...JRC and ALHG joined in with the less humane activities too, organising a custard pie throwing event, and the ‘Drown a Clown’ stall respectively. ... congratulations to everybody who took part and gave generously to the variety of charities supported by Eton Action. The fair continues to celebrate its status as the largest event of its type in the .Thames Valley. Amount raised by Houses at time of going to press was £7,800, whilst the total sum including entrance money and proceeds from the jumble sale was £9,800. Another £1,200 was raised from the hiring of the fives eourts etc. to charities.

In the next issue (Oct.1999 No.4022) there's an article written by Eddie
Theatre By Edward Redmayne (JRC) 
"Jonathan Kent, Director of the distinguished Almeida Theatre Company, addressed the Theatre Society at its first meeting of the Half on Monday October 4. Mr Kent spoke about the company’s pioneering role in British
theatre and described its unique advantage of not being restrained by the effects of institution - in contrast to its counterparts the National Theatre and
the Royal Shakespeare Company. The result of this lack of impediment is that the company has leeway to be experimental. Over the past decade, the Almeida has presented productions in venues ranging from Broadway and the West End to their Islington home and derelict film studios in London. Paradoxically, despite not frequently producing ‘mainstream’ works, the Almeida is renowned for attracting celebrity names. Recently, Cate Blanchett and Juliette Binoche have collaborated with the company and next year Mr Kent is to direct Ralph Fieimes in a joint programme of Coriolanus and Richard II. This production is eagerly awaited due to the critical acclaim of the last Fiennes/Kent project, Hamlet. Mr Kent pointed out to the Theatre Society how the prestigious reputation of the Almeida attracts famed actors and actresses who get paid very little. However, the sheer quality and innovation of the company is, by all accounts, far more rewarding than mere salary."


There's an article (in the 2000 No.4026 issue) about the fashion show, where Eddie first met Hannah .
"...The girls’ master plan was evidently to have us wearing as little as possible; William Noortman (PB) took great pleasure in taking his top off at every opportunity and Hugo Ryder (PSTW) and Eddie Redmayne (JRC)’s double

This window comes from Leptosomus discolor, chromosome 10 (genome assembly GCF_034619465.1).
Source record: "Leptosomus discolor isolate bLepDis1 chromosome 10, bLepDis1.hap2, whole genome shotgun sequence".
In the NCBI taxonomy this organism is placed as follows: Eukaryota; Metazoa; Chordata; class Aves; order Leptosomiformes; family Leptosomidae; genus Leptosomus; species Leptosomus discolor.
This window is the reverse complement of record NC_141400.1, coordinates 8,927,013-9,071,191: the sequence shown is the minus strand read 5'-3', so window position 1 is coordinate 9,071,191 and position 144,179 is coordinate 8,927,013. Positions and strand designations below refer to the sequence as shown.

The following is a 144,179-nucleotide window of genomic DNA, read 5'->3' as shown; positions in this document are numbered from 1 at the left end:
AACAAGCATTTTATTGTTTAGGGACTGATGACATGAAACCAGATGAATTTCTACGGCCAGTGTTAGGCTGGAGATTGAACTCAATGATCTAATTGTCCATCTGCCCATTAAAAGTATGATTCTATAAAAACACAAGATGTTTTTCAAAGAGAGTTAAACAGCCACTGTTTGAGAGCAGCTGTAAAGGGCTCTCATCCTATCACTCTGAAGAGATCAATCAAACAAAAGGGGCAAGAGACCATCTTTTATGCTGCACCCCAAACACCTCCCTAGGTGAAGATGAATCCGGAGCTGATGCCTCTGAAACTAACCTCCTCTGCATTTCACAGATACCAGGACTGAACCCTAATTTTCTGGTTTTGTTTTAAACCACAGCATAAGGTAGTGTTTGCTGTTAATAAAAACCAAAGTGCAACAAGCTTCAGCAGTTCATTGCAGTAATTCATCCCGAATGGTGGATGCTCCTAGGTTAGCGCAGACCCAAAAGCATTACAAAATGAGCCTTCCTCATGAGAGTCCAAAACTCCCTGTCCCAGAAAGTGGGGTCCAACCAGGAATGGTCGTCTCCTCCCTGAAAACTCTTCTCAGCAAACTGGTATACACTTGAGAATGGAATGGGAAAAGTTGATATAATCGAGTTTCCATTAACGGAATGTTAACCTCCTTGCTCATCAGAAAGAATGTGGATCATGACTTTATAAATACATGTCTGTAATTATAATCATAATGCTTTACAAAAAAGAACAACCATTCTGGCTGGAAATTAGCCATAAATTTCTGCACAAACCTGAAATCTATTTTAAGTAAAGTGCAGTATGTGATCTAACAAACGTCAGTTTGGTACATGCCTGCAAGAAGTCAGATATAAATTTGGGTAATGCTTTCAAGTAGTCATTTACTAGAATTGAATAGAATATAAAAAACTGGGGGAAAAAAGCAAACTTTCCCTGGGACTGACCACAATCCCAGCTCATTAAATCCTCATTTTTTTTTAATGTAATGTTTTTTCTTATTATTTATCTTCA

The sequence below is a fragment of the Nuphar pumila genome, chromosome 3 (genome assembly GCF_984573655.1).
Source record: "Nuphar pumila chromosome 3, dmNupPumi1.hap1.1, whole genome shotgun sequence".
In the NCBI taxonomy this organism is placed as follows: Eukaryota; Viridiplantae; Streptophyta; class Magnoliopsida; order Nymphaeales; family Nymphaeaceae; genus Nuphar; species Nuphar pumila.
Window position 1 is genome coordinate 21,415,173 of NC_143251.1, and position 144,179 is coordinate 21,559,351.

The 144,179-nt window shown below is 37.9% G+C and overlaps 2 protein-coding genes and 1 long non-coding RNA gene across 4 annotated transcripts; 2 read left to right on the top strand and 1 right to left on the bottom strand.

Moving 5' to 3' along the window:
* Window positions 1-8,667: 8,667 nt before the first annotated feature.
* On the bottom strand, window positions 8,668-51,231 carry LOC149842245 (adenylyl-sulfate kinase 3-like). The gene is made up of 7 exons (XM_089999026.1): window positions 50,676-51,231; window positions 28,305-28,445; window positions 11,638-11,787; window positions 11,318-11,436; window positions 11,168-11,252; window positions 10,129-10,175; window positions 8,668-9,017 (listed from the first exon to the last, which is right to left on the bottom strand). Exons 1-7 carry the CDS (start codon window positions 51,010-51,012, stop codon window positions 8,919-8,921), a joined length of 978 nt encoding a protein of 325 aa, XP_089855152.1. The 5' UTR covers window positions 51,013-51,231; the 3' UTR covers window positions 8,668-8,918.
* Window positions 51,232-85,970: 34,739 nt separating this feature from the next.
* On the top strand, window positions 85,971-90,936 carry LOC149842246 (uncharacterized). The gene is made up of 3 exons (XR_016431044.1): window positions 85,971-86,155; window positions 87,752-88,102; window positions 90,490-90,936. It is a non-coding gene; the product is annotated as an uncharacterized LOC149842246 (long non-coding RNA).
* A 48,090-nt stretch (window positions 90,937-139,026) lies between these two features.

act of ‘Lizzie’ got the crowd baying with enthusiasm. We were assured that it was the best fashion show any of our adoring fans had ever seen, and we retired to the Sixth Form House for a party. Anyone who will still be at Eton
this time next year is strongly advised to get up on that catwalk and have a laugh; there is little in the world more satisfying than being screamed at by three hundred girls."


Articles from the 2000 No.4027 and No.4028 issue

ECMS Concerts Review By Edward Watkins (RMS) 
"The musical life of the School has been busy since the last issue of The Chronicle, with concerts by Edward Redmayne (JRC) and Matthew Lowe (CMJ) providing a wonderful contrast in events.... Edward Redmayne’s
concert was in a more light-hearted vein..."

House Drama Competition ByLindsay Elliott (St Paul’s School, New Hampshire) 
"...The final play, performed by JRC, departed from the previous three in that it was a presentation of self-contained stories, the Tales from Ovid of the title. The sparse staging of this play was complemented by their careful and successful use of props and mechanics. Mr Strachan particularly liked the representation of snakes copulating - two shaken ropes - and the gestures accompanying the transformation of Freddie Williams- Thomas into a woman and back again; he also picked out Edward Redmayne’s character leap from Juno in the first piece to Midas’ barber in the third. Though each individual myth was presented very well, the cohesiveness of the play as a whole was of course hurt by the fact that its components were, in fact, quite separate. Despite this it was a very good production and displayed the breadth of acting ability in JRC as well as the good use of another large cast. It put a last smile on the faces of the audience at the end of a superb evening."

Review by Nicholas Collon (MSS) about the School Concert in 2000, where Eddie performed. (No.4028):
"...the orchestra produced one of its most enjoyable concerts in recent years... ...The second half featured Beethoven s magnificent First Symphony in C major... ... and a selection of songs from the shows, sung by
Edward Redmayne (JRC). Not one to miss!"


Photo: Eddie Redmayne (JRC) as Herod, sends 
Jesus - Will Barratt (PB) - from his court
Jesus Christ Superstar review
by Rupert Stone (ALHG)
(November 1998 No. 4029)

...The highpoint of the evening was, undoubtedly, the sadomasochistic Herod scene, in which Eddie Redmayne (JRC) was allowed to exercise fully his extraordinary credentials as a performer. With electric singing, and fantastic inventive characterization, his short appearance very much stole the show...."










Edward Redmayne (JRC) sang a selection of songs from musicals. His impassioned voice lifted the strains of Miss Saigon, West Side Story and
Les Miserables. The excellent accompaniment from the orchestra drew
the audience’s imagination to the West End. (2000 No.4030)

Source: Eton College Chronicle Archive.
Thanks to bespokeredmayne and @daisy_104
for the great find.